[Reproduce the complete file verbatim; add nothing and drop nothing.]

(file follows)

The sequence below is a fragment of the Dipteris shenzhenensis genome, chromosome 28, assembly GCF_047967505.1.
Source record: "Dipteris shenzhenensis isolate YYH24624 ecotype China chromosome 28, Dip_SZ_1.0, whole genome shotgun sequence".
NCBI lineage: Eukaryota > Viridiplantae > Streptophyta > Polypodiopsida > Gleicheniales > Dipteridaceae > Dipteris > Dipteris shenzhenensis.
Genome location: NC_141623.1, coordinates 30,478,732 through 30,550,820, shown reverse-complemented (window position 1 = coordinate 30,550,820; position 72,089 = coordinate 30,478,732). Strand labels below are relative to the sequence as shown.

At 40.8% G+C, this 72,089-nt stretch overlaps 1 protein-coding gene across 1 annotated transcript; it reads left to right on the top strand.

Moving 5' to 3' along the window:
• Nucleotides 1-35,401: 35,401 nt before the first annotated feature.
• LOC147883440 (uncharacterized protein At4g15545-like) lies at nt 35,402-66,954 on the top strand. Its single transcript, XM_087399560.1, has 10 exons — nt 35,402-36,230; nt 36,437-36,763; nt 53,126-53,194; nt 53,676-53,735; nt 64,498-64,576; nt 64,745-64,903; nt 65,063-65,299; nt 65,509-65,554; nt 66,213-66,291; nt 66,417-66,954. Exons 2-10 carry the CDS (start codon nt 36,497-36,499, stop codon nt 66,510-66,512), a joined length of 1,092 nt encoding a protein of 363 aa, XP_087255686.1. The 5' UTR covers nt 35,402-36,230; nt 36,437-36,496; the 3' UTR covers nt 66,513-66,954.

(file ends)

The sequence below is a fragment of the Dipteris shenzhenensis genome, chromosome 28, assembly GCF_047967505.1.
Source record: "Dipteris shenzhenensis isolate YYH24624 ecotype China chromosome 28, Dip_SZ_1.0, whole genome shotgun sequence".
NCBI lineage: Eukaryota > Viridiplantae > Streptophyta > Polypodiopsida > Gleicheniales > Dipteridaceae > Dipteris > Dipteris shenzhenensis.
Genome location: NC_141623.1, coordinates 30,478,732 through 30,550,820, shown reverse-complemented (window position 1 = coordinate 30,550,820; position 72,089 = coordinate 30,478,732). Strand labels below are relative to the sequence as shown.

At 40.8% G+C, this 72,089-nt stretch overlaps 1 protein-coding gene across 1 annotated transcript; it reads left to right on the top strand.

Moving 5' to 3' along the window:
• Nucleotides 1-35,401: 35,401 nt before the first annotated feature.
• LOC147883440 (uncharacterized protein At4g15545-like) lies at nt 35,402-66,954 on the top strand. Its single transcript, XM_087399560.1, has 10 exons — nt 35,402-36,230; nt 36,437-36,763; nt 53,126-53,194; nt 53,676-53,735; nt 64,498-64,576; nt 64,745-64,903; nt 65,063-65,299; nt 65,509-65,554; nt 66,213-66,291; nt 66,417-66,954. Exons 2-10 carry the CDS (start codon nt 36,497-36,499, stop codon nt 66,510-66,512), a joined length of 1,092 nt encoding a protein of 363 aa, XP_087255686.1. The 5' UTR covers nt 35,402-36,230; nt 36,437-36,496; the 3' UTR covers nt 66,513-66,954.